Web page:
Small cell lung cancer (SCLC) represents about 15% of lung cancer patients with no great treatment option. GSK and OncoMed (NASDAQ:OMED) initiated a phase 2 study of Tarextumab, a Notch 2/3 targeting fully human antibody, in August 2016. Unfortunately the drug missed its endpoints in phase 2 and might be looking for another candidate to try soon. It also has candidate 2879552, a potent selective mechanism-based inactivator of Lysine Specific Demethylase 1/CoRepressor for Element-1-Silencing Transcription factor activity, in phase 1 study for SCLC. Though the method is unique, results are not yet reported for the early study. SCLC, with its limited treatment options, offers an opportunity for true growth in market.
GSK is also evaluating an early-stage candidate (June 2016), ICOS agonist antibody. ICOS is a co-stimulatory receptor that enhances T-cell responses and results in increased anti-tumor responses from the immune system. With multiple uses as a checkpoint inhibitor, it remains to be seen if it increases efficacy for cancer while keeping safety in check. Strong Bio regards this potential cancer cocktail booster as huge.
Autoimmune disorders can result from unchecked immune system stimulus. But GSK is in a good place to make decisions on such mechanisms as its pipeline is enormous in immunomodulatory treatments. Included in this group is Belimumab, a human monoclonal antibody, which targets B-lymphocyte stimulator and is used to treat lupus and other auto-immune diseases. In December 2016, it filed for approval in Japan for Belimumab, based upon two phase 3 studies in Asia and the U.S., for lupus, expanding its range of territory.
Along the lines of autoimmune disorders, GSK started a phase 3 study in March 2017 for mepolizumab (part of its respiratory portfolio), an interleukin-5 antagonist (IL5 is necessary for proliferation and activity of eosinophils), in patients with severe hypereosinophilic syndrome (HES). HES can result in organ damage and get progressively more severe if untreated. Though limited treatments exist, current options for a majority are either inadequate or come with undesired side effects. The antibody is also being tested for severe dermatitis and has shown to be effective against vasculitis in phase 3 trials.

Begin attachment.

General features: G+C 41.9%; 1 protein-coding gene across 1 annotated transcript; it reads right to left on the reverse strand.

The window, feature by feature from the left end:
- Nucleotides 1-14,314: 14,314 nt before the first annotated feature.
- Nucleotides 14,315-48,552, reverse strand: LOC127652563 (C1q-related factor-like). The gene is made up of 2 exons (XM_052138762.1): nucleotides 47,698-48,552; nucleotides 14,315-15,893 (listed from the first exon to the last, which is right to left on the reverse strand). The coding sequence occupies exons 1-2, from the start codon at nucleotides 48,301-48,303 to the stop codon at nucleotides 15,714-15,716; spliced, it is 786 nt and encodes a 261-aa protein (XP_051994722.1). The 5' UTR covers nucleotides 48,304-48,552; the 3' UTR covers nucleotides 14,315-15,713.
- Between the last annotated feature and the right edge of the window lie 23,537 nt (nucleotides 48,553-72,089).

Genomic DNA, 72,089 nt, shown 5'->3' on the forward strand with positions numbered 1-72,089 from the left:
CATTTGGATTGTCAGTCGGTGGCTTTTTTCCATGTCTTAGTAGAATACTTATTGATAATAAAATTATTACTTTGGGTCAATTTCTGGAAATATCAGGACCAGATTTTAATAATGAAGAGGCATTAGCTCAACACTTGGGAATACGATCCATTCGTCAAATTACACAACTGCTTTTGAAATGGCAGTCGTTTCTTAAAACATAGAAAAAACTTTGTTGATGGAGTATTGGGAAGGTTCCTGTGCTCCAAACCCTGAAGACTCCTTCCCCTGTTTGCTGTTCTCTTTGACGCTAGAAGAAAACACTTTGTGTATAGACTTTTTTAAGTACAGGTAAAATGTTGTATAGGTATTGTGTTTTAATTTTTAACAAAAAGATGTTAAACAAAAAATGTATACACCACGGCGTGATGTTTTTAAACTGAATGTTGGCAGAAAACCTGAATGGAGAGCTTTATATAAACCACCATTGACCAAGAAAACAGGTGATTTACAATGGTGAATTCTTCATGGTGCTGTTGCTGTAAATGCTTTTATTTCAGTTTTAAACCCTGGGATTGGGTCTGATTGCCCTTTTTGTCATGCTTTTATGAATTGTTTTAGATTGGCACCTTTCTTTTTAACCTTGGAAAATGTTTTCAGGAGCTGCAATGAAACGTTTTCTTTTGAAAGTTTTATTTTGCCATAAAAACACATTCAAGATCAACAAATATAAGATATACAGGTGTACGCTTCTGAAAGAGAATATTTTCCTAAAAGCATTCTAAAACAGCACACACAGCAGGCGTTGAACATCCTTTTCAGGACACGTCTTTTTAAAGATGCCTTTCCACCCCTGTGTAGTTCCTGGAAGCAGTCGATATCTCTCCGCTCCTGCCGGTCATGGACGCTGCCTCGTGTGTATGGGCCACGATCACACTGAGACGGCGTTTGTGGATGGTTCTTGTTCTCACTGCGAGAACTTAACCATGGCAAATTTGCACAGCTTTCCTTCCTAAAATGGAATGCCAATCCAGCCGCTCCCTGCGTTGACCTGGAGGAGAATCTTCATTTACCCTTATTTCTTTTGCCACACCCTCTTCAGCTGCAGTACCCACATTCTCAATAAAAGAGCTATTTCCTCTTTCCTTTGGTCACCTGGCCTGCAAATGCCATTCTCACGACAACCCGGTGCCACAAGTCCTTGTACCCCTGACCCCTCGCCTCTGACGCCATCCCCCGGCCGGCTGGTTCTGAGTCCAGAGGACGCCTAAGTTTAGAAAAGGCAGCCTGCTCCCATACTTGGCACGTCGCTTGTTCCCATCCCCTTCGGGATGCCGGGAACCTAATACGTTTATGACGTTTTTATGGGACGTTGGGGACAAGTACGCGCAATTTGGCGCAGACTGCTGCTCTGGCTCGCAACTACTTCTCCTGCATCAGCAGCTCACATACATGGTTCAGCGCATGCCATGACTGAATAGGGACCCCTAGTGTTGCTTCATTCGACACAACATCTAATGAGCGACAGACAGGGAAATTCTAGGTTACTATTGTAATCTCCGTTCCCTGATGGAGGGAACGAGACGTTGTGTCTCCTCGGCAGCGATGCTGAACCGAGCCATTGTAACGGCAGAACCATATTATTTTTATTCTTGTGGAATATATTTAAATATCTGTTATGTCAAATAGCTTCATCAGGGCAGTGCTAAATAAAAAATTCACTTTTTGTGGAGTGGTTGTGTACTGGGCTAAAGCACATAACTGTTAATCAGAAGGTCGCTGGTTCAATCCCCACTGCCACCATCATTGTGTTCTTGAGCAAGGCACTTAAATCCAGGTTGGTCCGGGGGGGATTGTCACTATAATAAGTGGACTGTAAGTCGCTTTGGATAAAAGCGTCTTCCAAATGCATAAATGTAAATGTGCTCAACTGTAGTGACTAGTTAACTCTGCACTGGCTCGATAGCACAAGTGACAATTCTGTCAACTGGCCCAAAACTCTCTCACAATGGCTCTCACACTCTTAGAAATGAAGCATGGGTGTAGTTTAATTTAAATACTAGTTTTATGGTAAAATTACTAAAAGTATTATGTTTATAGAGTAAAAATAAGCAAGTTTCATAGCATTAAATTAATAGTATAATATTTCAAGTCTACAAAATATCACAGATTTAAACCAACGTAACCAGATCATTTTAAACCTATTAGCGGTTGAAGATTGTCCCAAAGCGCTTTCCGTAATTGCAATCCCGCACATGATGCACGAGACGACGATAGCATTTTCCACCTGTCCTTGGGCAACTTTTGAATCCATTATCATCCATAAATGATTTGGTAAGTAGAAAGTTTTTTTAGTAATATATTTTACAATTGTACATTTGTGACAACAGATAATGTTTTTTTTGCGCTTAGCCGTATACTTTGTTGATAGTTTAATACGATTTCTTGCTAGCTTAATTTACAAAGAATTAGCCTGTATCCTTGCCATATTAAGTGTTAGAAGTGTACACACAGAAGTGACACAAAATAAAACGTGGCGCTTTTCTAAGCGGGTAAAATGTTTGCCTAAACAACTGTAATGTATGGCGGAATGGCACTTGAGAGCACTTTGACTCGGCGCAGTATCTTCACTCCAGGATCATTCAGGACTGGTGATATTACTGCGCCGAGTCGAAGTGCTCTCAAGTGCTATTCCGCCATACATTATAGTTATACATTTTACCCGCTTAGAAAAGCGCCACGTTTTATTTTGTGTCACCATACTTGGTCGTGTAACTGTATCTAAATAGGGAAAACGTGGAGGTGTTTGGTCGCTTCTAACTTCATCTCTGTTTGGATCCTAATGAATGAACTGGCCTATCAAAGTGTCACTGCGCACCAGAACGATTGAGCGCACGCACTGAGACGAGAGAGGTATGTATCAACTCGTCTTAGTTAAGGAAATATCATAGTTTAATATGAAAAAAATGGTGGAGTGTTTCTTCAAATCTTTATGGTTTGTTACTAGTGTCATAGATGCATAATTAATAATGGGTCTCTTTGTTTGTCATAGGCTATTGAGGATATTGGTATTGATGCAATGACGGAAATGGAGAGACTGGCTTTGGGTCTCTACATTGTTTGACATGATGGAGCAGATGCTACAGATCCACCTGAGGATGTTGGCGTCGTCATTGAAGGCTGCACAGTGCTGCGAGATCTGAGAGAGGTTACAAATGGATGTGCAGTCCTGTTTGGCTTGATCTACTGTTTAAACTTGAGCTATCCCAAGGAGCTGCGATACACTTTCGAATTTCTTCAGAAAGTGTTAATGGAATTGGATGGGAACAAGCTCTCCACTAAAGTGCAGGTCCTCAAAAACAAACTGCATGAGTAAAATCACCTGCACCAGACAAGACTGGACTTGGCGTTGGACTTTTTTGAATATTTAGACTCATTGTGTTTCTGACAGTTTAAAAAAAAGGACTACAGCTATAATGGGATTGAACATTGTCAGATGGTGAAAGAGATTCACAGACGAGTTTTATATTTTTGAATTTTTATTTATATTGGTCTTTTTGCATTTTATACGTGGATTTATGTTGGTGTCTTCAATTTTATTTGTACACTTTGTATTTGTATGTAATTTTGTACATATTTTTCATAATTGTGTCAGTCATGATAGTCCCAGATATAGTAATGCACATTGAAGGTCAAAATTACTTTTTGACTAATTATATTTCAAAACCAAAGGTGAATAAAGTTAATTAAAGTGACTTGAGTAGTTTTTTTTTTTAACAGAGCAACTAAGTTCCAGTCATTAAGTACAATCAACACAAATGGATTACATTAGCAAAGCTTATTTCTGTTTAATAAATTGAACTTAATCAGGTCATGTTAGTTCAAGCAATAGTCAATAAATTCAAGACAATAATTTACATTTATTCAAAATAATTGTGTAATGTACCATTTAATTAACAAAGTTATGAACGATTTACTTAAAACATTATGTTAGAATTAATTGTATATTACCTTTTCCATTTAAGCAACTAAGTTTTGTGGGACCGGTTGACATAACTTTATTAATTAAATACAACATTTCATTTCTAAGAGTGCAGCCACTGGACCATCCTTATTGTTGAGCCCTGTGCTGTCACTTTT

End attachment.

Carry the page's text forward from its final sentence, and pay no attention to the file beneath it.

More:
Glaxo has plenty in its pipeline that it does not have to rely on acquisitions to bolster its position. Speculation on what it might find valuable is nearly impossible, but SCLC would be a good place to start should a company show strong SCLC efficacy in the near future.
Strong Bio has only begun to describe the exciting projects underway at GSK. With a 4% dividend, what is not to like as its growth prospects are overwhelming. As with all investments, there is always risk. Biotechnology risks are regarded as higher than average for stocks, and include standard risks associated with failed FDA approval, regulatory, scientific, or business delays, dilutive events, and volatile markets. New and rare unforeseen setbacks and obstacles are always possible. Strong Bio encourages investors to discuss investment options with financial professionals and always maintain a diverse portfolio to help account for unforeseen potential losses. Strong Bio assumes no responsibility for losses due to investments based in part on this report or recommendation. And as always fellow investors, diversify your portfolios! That's why we do all of this work to find good candidates.
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I wrote this article myself, and it expresses my own opinions. I am not receiving compensation for it (other than from Seeking Alpha). I have no business relationship with any company whose stock is mentioned in this article.